Dec 092012

If you’re new to vaping, it’s a common feeling to feel as if you’re drowning in a sea of information as you research the topic. For this post, I’ll address the hardware aspect of vaping (e-cig usage), by outlining the basic kit that everyone needs.

First, be aware that switching from analog smokes (no matter what brand of cigarette you use) isn’t easy. While some will take to vaping like a duck to water, others will be overwhelmed by cravings, or face confusion over hardware usage and taste (juice issues), leading them to simply give up on the process.

Another common problem is the fact that some switch to vaping and expect the same feeling and sensation that they get from smoking analogs. You won’t get it. Not exactly, anyway, but as the saying goes: YMMV (Your Mileage May Vary).

Your basic kit should have batteries, chargers, and something to hold the e-juice.

This is where the confusion sets in, especially when someone who is new to vaping talks to more experienced folks. Those with experience are evangelists, and suggest kits and hardware, even juices, based on personal preference. Eventually, everyone who vapes becomes an evangelist; I admit, I too am an evangelist, but that’s to be expected. It’s when you ignore other points of view and forget that not everyone is the same that it becomes a problem.



You’ll want manual eGo style batteries, which are the ones you press a button to use. I’ve always recommended them because they are consistent with regards to charge life, and availability. There are two types of eGo battery – fixed voltage or variable voltage.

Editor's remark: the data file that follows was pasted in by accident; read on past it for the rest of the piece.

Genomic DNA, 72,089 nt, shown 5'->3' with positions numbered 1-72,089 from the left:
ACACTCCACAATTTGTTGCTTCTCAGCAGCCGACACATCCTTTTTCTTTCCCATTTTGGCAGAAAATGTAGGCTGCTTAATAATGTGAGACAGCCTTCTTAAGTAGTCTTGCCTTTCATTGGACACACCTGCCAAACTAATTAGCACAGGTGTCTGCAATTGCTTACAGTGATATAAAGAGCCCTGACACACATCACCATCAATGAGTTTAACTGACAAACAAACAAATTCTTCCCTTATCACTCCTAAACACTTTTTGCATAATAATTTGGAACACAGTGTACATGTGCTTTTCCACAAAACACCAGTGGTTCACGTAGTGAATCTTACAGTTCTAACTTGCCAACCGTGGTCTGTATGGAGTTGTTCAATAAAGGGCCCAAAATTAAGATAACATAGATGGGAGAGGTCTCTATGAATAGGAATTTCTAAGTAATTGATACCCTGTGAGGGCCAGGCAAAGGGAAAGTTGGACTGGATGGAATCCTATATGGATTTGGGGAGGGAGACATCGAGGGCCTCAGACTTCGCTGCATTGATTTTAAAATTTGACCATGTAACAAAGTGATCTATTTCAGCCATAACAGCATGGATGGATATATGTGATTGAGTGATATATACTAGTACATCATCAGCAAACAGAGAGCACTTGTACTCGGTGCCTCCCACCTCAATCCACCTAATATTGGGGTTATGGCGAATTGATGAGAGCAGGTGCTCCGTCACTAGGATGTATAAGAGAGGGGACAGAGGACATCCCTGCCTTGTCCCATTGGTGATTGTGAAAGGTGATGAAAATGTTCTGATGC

Fixed Voltage Batteries:

Pro – It’s available everywhere for the most part. It’s easy to use, easy to manage (cleaning and charging), and easy to travel with.

Con – It’s limited to 3.2v (volts) meaning that tanks and cartomizers can only be used if they are 2.0 Ohm or lower. Some people’s taste preferences need higher voltage settings, so the cooler temps that come from 3.2v won’t cut it, thus they get frustrated and return to analogues.


Variable Voltage Batteries:

Pro – There is a wider range of options when it comes to the temperature of the vape itself, meaning a harder throat hit and overall warmer flavor. They’re just as easily used and managed as the fixed versions; and they travel just as easily too. The other consideration here is that everyone who vapes eventually moves to, or tries a variable voltage device at some point.

Con – The same downside as the fixed version, but there is one major difference. If the voltage is too low, and isn’t flavorful or satisfying, you can turn it up. You can also use a wider range of resistance (Ohm) when it comes to tanks and cartomizers.

Honestly, to get more bang for your buck, start with variable voltage kits. Just because you can turn the voltage up, doesn’t mean you have to. In fact, once you find the voltage setting that works for you, the general advice is to leave things as they are.


Juice storage: